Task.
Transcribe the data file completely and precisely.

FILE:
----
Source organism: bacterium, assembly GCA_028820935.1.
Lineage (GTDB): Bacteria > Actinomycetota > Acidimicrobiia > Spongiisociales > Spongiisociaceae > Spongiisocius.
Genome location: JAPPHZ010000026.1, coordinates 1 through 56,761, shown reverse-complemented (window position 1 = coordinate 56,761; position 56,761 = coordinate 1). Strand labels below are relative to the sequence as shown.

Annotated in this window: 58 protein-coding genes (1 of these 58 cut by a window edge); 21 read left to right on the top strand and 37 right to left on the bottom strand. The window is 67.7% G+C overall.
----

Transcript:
Source organism: bacterium, assembly GCA_028820935.1.
Lineage (GTDB): Bacteria > Actinomycetota > Acidimicrobiia > Spongiisociales > Spongiisociaceae > Spongiisocius.
Genome location: JAPPHZ010000026.1, coordinates 1 through 56,761, shown reverse-complemented (window position 1 = coordinate 56,761; position 56,761 = coordinate 1). Strand labels below are relative to the sequence as shown.

Annotated in this window: 58 protein-coding genes (1 of these 58 cut by a window edge); 21 read left to right on the top strand and 37 right to left on the bottom strand. The window is 67.7% G+C overall.